|کد مقاله||کد نشریه||سال انتشار||مقاله انگلیسی||ترجمه فارسی||نسخه تمام متن|
|5035961||1472007||2017||4 صفحه PDF||سفارش دهید||دانلود رایگان|
- Study included 32 congenitally blind, 27 late blind and 65 sighted men and women.
- Participants completed a standardized survey measuring their level of social trust.
- Belief that people are exploitative was stronger than belief that people are dishonest.
- Blind and sighted persons did not differ in any subscale of social trust.
- Visual deprivation across lifetime does not predict level of trust in others.
Although blind individuals must often rely on others to navigate their physical environment, recent studies concerning differences between blind and sighted persons in attributing social traits to others based on nonvisual cues remain inconclusive. Here we examined whether blind and sighted individuals vary in their level of social trust in others. One hundred and twenty-four healthy men and women participated in the study, including 32 congenitally blind, 27 late blind, and 65 sighted adult controls. We measured levels of social trust represented by two independent convictions, that people are exploitative, or dishonest. Linear mixed models showed no significant differences between sighted, late blind and congenitally blind individuals, indicating that visual deprivation does not predict level of trust in others. For both blind and sighted participants, the belief that people are exploitative was stronger than the belief that people are dishonest.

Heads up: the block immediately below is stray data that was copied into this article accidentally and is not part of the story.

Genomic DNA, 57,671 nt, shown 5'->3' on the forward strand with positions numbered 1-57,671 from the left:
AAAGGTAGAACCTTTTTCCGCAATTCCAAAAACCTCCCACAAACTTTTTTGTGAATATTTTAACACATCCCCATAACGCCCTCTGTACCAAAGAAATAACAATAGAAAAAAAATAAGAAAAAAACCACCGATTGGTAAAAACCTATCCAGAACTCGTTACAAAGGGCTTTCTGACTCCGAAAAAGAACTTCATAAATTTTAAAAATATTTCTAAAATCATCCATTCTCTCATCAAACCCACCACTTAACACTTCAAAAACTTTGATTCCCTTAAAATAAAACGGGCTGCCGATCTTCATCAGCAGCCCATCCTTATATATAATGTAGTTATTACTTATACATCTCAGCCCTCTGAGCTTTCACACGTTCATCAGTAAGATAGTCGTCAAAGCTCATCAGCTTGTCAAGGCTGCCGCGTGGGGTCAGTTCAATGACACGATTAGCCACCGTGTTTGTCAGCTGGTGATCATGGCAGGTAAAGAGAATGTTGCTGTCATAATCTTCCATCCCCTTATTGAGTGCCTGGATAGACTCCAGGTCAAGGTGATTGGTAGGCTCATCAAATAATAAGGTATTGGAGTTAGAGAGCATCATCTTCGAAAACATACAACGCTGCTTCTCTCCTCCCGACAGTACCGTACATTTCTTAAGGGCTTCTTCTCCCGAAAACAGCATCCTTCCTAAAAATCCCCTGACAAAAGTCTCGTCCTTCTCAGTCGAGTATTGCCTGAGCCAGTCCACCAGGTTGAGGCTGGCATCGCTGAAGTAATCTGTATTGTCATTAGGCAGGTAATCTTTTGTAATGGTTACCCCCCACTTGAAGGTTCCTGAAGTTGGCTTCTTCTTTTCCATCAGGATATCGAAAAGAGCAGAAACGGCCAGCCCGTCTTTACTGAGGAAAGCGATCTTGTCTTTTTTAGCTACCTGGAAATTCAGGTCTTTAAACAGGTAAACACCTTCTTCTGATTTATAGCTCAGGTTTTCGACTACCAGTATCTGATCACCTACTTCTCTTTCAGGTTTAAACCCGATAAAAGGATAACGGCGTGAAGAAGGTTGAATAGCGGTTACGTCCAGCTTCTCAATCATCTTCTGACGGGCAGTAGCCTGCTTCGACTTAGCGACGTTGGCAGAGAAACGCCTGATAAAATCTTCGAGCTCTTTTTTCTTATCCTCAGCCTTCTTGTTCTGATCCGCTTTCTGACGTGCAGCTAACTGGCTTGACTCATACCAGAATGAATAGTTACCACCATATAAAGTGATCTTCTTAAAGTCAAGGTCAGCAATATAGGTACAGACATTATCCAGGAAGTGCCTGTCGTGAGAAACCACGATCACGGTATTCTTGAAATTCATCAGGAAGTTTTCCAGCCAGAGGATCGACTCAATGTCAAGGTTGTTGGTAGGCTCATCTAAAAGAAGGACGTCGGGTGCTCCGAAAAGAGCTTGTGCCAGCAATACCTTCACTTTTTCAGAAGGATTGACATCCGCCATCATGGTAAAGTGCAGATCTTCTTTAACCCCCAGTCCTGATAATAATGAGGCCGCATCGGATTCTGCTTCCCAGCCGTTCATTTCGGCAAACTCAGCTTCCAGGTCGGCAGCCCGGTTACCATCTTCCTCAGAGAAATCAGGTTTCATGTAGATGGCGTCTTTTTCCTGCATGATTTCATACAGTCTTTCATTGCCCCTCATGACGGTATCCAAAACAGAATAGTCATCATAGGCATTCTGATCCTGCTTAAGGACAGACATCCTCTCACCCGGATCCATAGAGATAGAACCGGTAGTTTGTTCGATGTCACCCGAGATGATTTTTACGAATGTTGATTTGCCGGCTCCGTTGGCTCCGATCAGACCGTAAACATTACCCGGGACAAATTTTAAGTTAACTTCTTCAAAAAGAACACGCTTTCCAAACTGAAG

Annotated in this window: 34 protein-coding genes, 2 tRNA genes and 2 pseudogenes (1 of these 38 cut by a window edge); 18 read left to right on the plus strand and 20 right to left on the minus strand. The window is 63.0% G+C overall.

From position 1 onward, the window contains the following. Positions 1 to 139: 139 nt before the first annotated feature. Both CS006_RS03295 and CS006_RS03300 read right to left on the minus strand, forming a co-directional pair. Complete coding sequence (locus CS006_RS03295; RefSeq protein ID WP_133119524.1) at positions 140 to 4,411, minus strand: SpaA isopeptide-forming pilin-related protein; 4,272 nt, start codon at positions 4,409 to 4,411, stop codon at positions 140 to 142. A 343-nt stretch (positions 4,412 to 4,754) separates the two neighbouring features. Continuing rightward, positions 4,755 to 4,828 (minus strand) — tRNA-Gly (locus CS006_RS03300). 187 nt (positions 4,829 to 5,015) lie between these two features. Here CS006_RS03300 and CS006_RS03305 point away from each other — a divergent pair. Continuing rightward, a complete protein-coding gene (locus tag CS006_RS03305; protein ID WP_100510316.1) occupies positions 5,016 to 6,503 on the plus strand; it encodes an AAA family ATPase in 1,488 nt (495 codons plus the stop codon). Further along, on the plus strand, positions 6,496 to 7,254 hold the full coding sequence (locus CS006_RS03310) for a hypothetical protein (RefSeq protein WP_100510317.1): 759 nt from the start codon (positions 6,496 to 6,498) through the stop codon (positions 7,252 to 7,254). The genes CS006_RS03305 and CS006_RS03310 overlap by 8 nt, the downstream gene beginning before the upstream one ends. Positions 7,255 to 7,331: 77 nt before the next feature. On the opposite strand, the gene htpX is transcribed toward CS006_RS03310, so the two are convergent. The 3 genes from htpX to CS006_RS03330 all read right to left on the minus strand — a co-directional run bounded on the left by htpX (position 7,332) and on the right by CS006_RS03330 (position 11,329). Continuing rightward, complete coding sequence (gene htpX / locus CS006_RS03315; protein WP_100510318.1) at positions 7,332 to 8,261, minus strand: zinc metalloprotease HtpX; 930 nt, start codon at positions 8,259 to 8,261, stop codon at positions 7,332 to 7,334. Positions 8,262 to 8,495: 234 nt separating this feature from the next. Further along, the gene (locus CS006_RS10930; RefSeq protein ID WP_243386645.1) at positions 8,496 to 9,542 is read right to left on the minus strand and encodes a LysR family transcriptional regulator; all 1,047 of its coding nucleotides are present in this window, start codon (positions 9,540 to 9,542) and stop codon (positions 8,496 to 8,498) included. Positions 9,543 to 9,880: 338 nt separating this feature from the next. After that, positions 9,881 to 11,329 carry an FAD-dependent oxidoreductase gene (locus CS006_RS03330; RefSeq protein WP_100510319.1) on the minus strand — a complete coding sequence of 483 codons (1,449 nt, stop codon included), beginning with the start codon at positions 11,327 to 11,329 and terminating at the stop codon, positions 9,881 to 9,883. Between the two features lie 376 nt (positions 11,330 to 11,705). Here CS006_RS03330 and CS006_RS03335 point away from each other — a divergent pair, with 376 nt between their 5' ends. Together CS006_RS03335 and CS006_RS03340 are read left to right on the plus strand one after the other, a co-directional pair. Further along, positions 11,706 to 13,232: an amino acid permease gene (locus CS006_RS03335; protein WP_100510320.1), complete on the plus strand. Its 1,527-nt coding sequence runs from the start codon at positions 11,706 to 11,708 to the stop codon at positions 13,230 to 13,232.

Journal: Personality and Individual Differences - Volume 111, 1 June 2017, Pages 238-241